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During these strange times, when the lucky ones of us are staying safely at home, many of us have taken up baking bread.
There are some who have done so regularly for years and others who’ve tried it on occasion but not made a habit of it. I am in the latter group and have been working on my skills for a few weeks.
Last week I took a good look through my favourite bread cookbook, Janice Murray Gill’s Canadian Bread Book. Gill filled the book with explanations of how bread works, notes on ingredients and techniques, colour pictures of many types of bread, instructions for shaping various loaves and numerous recipes.
I found that her Basic Homemade Brown Bread recipe has a sweet flavour and a fine texture, and it makes good toast. The use of all purpose flour along with the whole wheat flour creates a bread that is less dense and has more volume than one made with only whole wheat flour.
Hand kneading can be satisfying, but I opted for technology and used a stand mixer with a dough hook to knead the dough.
Here is the recipe.
Basic Homemade Brown Bread
Adapted from Gill, Janice Murray: Canadian Bread Book. McGraw-Hill Ryerson Limited, Toronto, 1980.
- 30 mL (2 tbsp) dried yeast
- 250 mL (1 cup) lukewarm water (approx. 30 C/85 F)
- 5 mL (1 tsp) sugar
- 375 mL (1½ cups) scalded milk
- 125 mL (½ cup) honey
- 75 mL (⅓ cup) butter
- 20 mL (4 tsp) salt
- 750 mL (3 cups) whole wheat flour
- Approx. 750 mL (3 cups) all purpose flour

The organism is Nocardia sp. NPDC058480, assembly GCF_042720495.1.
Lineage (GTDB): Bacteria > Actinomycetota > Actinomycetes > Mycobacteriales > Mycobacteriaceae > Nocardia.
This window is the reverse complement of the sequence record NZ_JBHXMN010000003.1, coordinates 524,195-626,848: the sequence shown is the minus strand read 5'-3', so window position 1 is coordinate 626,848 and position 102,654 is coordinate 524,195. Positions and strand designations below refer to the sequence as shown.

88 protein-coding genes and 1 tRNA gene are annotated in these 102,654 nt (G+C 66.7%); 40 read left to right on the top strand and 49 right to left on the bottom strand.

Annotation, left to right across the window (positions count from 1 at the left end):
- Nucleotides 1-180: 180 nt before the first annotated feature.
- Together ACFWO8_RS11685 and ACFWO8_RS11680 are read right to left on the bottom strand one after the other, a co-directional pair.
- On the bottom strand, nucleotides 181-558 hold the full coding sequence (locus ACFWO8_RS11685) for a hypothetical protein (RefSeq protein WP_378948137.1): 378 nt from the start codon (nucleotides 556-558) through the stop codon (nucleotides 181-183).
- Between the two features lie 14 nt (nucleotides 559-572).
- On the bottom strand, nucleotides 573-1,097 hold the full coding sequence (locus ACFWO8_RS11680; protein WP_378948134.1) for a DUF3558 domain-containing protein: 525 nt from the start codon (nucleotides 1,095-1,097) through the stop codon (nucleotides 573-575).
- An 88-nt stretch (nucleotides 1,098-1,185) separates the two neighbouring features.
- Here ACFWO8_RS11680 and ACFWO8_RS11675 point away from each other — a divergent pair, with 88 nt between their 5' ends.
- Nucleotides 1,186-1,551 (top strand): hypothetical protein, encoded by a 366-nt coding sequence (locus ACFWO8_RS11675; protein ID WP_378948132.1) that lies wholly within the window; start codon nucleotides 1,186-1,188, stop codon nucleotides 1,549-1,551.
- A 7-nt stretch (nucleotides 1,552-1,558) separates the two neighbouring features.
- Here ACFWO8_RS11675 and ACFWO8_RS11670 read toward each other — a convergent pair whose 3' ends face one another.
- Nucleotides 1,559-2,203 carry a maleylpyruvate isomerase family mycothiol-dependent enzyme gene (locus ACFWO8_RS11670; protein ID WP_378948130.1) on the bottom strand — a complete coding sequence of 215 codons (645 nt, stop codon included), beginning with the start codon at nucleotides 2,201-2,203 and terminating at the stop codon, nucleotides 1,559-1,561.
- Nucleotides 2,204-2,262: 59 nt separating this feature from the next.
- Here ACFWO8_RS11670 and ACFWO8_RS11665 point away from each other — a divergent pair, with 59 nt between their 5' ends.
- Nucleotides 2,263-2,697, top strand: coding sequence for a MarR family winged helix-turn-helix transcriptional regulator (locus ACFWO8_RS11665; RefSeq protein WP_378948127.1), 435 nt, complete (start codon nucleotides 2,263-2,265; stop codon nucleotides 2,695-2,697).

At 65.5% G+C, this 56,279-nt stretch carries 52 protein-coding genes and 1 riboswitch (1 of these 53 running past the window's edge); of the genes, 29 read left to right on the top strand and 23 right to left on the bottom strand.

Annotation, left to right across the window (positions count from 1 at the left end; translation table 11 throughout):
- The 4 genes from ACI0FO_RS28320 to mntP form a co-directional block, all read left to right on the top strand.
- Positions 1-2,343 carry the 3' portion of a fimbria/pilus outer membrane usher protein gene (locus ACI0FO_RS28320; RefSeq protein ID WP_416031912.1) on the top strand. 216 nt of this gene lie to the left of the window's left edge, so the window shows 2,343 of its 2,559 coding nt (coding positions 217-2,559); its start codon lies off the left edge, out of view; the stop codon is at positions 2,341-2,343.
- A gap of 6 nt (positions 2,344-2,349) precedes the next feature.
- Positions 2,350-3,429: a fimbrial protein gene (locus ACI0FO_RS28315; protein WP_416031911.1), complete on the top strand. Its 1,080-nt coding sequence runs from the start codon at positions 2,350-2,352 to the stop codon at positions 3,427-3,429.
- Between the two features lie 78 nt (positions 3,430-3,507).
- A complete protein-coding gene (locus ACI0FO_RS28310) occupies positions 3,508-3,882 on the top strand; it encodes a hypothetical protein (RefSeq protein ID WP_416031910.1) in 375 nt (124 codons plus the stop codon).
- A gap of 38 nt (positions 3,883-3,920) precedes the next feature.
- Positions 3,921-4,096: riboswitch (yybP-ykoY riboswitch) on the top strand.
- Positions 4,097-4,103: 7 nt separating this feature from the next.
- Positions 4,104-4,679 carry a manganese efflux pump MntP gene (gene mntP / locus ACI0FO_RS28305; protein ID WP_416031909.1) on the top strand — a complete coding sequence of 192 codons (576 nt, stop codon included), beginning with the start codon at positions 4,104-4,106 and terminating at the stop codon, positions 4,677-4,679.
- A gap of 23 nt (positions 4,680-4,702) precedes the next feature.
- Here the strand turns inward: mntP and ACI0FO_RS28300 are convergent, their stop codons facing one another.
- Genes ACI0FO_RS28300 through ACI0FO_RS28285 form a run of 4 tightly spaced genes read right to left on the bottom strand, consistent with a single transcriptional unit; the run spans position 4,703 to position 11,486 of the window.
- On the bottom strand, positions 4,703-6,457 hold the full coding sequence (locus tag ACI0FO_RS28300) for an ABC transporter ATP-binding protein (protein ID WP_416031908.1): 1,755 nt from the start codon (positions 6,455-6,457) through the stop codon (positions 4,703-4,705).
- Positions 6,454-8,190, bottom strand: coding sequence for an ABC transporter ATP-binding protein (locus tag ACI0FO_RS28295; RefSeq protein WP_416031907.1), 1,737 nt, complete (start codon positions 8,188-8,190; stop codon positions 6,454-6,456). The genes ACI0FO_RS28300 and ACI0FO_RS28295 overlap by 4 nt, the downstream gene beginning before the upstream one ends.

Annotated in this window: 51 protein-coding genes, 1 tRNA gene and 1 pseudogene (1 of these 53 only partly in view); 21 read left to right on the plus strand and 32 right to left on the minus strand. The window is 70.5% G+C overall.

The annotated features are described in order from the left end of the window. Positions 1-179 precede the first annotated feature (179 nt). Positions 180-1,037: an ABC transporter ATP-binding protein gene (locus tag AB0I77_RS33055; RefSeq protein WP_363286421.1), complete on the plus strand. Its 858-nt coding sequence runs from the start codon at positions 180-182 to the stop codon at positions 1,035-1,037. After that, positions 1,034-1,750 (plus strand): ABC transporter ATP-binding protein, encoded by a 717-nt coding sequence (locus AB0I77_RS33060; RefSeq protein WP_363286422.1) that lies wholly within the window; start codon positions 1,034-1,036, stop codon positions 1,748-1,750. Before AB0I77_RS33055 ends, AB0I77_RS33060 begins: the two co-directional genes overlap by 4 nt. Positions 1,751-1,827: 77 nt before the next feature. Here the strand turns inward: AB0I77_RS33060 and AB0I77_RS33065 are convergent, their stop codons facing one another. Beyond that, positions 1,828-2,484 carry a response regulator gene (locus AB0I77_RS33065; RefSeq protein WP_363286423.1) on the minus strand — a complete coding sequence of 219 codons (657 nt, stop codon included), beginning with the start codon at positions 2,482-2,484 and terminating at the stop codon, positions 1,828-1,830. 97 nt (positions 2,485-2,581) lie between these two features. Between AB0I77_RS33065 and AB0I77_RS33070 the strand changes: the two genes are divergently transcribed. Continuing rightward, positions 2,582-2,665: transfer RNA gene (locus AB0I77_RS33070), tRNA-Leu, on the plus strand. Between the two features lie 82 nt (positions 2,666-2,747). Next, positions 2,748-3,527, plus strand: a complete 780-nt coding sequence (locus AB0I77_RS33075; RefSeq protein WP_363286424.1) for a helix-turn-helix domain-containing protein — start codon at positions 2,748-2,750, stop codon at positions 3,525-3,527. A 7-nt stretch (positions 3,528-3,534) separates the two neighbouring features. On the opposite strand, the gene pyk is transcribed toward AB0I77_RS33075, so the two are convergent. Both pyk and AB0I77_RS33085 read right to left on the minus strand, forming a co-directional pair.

Proof the yeast in the lukewarm water with the sugar.
Scald the milk and add the honey, salt and butter, stirring to melt. Let stand till lukewarm.
Meanwhile, combine all of the whole wheat flour with 500 mL (2 cups) of the white, reserving 250 mL (1 cup) of the white flour.
Test the temperature of the milk mixture – it should be no warmer than 30 C/85 F – and add the yeast mixture to it. Stir in about ½ of the mixed flours and beat very well indeed.
Continue adding the mixed flours until the dough is too stiff to beat and cleans the sides of the bowl.
Then turn out, add more white flour to keep dough from sticking. This dough will be fairly sticky, so care must be taken not to add too much flour and make it stiff. Knead until elastic and place in a greased bowl; cover tightly and leave to rise until double. Punch down, turn onto lightly floured board, knead a couple of turns, divide in two, and shape into loaves. Place in greased loaf pans and cover with a tea towel. Leave to rise till double. Bake in 200 C (400 F) oven for 30 minutes. Turn out, brush with melted butter, and cool on racks.
Makes 2 loaves
I was impressed with the appearance of the loaves when I removed them from the oven, but a little less so when I sliced into the first one. There was a big tunnel running through the top half of the loaf, from one end to the other. This makes for interesting sandwiches!
You can see a picture of the offending tunnel on my March 31 entry on Facebook.com/IslandGusto.
The problem wasn’t with the recipe. It was with my technique for shaping the loaf. I’d divided the dough into halves, one for each loaf, used a rolling pin to roll each piece of dough into a rectangle, rolled each rectangle into a jelly roll, sealed the ends by pressing with the side of my hand, folded the flattened ends to the underside of the loaf and placed the loaf to the greased pan.
Either I didn’t roll it tightly enough to seal the surfaces of the dough together when shaping the loaf or I had too much flour on the board when rolling out the dough, preventing it from sticking together when rolled up.
It was less than flattering to find that the loaf I subsequently made using a bread machine had an excellent interior structure.
Not to be outdone by a machine, I will be working on my loaf-shaping skills soon!
Margaret Prouse, a home economist, can be reached by email at firstname.lastname@example.org.